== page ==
Adding a Quiz in Moodle

The following is an excerpt from my new book Moodle in Minutes: A Practical Introduction for New Online Instructors. You can purchase it on Amazon here.

Adding a Quiz 

Quizzes are among the most important activities in Moodle and in an online course, period. Just like in a regular classroom, a quiz serves as an assessment for teachers to gauge how well their students are moving along in the learning process. I include a quiz with every week or topic.

To add a quiz, first click Add an activity or resource as you did for all previous activities. Scroll down until you find the Quiz option, select the circle to its left and finally click Add.

The “Editing Quiz” page will open, allowing you to first add a name. If you’d like, you can add a description to ease some of the worries of anxious students, and select the box next to “Display description on course page,” but in my opinion, the course looks cleaner and trimmer without it. Alternatively, you could provide a description that simply shows up when the quiz is taken, and not click the “Display description” option.

Editing a Quiz

When you’ve selected the options you think are appropriate for your quiz, click Save and display to begin editing and adding questions. The page that loads will include a button to edit the quiz. Click it to begin.

The “Editing quiz” page will load, and if questions were added previously, you would see them listed. However, as this is our first quiz, you’ll need to click Add and then + a new question to create a quiz question.A window will open in the middle of the page, much like when you add an activity or resource. Called “Choose a question type to add,” this window lists all of the types of assessment items you have at your disposal. As you can see, some are geared toward math, while others are for any subject matter.

For practical purposes, we’ll go over three of the assessment items that I think are the most useful for most subjects: Multiple choice, Select missing words and True/False.

Multiple Choice

For all quiz items, you will see the category option, question name and question text (the rich text editor). “Category” allows you to file the question in either the quiz itself, another quiz or section, or in the course’s question bank in general. In this exercise, we’ll file our question in the quiz itself. I like to include a name like “Q1 [topic name]” to indicate that it’s the first question I created for the particular topic.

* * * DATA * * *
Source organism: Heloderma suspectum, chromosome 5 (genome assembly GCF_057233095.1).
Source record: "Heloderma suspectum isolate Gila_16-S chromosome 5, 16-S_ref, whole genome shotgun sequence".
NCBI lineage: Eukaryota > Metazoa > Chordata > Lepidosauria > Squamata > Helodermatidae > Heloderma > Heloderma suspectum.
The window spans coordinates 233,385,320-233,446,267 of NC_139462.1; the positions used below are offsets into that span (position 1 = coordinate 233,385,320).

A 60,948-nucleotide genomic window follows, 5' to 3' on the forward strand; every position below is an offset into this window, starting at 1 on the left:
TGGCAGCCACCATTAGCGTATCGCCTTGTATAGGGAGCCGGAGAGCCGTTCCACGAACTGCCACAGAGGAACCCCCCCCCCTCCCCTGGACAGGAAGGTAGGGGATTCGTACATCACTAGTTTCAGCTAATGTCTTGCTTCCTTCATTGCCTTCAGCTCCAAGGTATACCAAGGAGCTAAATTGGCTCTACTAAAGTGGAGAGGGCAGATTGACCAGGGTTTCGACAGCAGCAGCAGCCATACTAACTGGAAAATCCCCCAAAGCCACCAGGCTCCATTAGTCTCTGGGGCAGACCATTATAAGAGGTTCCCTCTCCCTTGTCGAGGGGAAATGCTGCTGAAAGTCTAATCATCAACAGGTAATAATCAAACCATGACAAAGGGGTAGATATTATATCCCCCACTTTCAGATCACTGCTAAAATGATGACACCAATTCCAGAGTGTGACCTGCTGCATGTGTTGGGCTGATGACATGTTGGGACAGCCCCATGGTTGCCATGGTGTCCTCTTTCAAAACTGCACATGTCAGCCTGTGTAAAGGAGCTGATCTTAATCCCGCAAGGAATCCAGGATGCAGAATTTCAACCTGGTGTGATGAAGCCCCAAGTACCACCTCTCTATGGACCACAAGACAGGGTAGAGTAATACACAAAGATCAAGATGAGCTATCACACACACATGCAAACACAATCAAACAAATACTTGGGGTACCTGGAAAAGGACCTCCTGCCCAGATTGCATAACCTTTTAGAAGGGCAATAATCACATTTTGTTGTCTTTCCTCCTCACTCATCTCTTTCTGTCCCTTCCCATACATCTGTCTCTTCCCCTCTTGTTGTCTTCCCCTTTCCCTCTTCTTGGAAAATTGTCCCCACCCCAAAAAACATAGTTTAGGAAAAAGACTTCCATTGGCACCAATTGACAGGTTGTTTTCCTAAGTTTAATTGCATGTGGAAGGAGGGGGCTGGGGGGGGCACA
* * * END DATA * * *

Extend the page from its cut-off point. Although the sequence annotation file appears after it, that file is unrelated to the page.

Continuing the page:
In the rich text editor, add your multiple choice question.  Below the editor is another text box (“General feedback”) for providing automatic feedback that the student will see once they complete the question. This is a great place to elaborate on the big idea related to the question and answer.

Below “General feedback” you can choose whether one answer or multiple answers are allowed in response to the question. If you choose to allow multiple answers, you will then need to adjust the percentages below the choices in the “Grade” section. For example, if two choices are correct, then set each correct choice to 50%. You should provide a negative percentage (e.g. -50%) to the incorrect choices to ensure that a student who simply ticks all the boxes does not receive 100% credit. On the other hand, if only one answer is correct, the “Grade” should be set to 100%, with all incorrect answers being left as the default “None”. Once you provide 4 choices and allocate a grade total of 100% to one choice or a combination of choices (in the case that multiple answers are allowed), click Save changes.You will then be returned to the “Editing quiz” page. Notice that our example question now appears.

There are even more assessment items and activities covered in my book Moodle in Minutes: A Practical Introduction for New Online Instructors.

Civics Lesson: First Amendment Freedoms

The First Amendment (as part of the Bill of Rights in the U.S. Constitution) reads as follows:

Congress shall make no law respecting an establishment of religion, or prohibiting the free exercise thereof; or abridging the freedom of speech, or of the press; or the right of the people peaceably to assemble, and to petition the government for a redress of grievances.